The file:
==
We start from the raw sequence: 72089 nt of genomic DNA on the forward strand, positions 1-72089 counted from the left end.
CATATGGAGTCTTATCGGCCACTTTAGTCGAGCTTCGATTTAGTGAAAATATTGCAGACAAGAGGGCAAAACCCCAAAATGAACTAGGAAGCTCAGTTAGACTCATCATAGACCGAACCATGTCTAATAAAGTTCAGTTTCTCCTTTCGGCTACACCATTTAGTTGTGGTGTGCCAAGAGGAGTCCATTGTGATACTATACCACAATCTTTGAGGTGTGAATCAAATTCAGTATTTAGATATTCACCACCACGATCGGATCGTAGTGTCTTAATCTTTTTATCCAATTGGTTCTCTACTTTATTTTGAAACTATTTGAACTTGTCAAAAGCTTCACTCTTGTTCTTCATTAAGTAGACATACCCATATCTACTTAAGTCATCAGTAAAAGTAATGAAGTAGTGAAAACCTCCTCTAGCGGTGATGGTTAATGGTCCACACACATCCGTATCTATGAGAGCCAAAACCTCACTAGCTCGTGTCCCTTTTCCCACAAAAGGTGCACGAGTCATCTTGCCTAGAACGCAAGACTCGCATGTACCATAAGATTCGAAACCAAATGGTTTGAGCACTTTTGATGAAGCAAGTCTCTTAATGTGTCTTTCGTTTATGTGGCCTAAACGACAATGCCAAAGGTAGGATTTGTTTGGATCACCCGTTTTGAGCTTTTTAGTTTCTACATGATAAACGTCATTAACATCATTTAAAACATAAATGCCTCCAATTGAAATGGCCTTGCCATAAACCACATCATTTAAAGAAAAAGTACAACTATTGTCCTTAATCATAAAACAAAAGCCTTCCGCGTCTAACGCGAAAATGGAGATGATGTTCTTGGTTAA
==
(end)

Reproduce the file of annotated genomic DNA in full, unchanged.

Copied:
We start from the raw sequence: 72089 nt of genomic DNA on the forward strand, positions 1-72089 counted from the left end.
CATATGGAGTCTTATCGGCCACTTTAGTCGAGCTTCGATTTAGTGAAAATATTGCAGACAAGAGGGCAAAACCCCAAAATGAACTAGGAAGCTCAGTTAGACTCATCATAGACCGAACCATGTCTAATAAAGTTCAGTTTCTCCTTTCGGCTACACCATTTAGTTGTGGTGTGCCAAGAGGAGTCCATTGTGATACTATACCACAATCTTTGAGGTGTGAATCAAATTCAGTATTTAGATATTCACCACCACGATCGGATCGTAGTGTCTTAATCTTTTTATCCAATTGGTTCTCTACTTTATTTTGAAACTATTTGAACTTGTCAAAAGCTTCACTCTTGTTCTTCATTAAGTAGACATACCCATATCTACTTAAGTCATCAGTAAAAGTAATGAAGTAGTGAAAACCTCCTCTAGCGGTGATGGTTAATGGTCCACACACATCCGTATCTATGAGAGCCAAAACCTCACTAGCTCGTGTCCCTTTTCCCACAAAAGGTGCACGAGTCATCTTGCCTAGAACGCAAGACTCGCATGTACCATAAGATTCGAAACCAAATGGTTTGAGCACTTTTGATGAAGCAAGTCTCTTAATGTGTCTTTCGTTTATGTGGCCTAAACGACAATGCCAAAGGTAGGATTTGTTTGGATCACCCGTTTTGAGCTTTTTAGTTTCTACATGATAAACGTCATTAACATCATTTAAAACATAAATGCCTCCAATTGAAATGGCCTTGCCATAAACCACATCATTTAAAGAAAAAGTACAACTATTGTCCTTAATCATAAAACAAAAGCCTTCCGCGTCTAACGCGAAAATGGAGATGATGTTCTTGGTTAA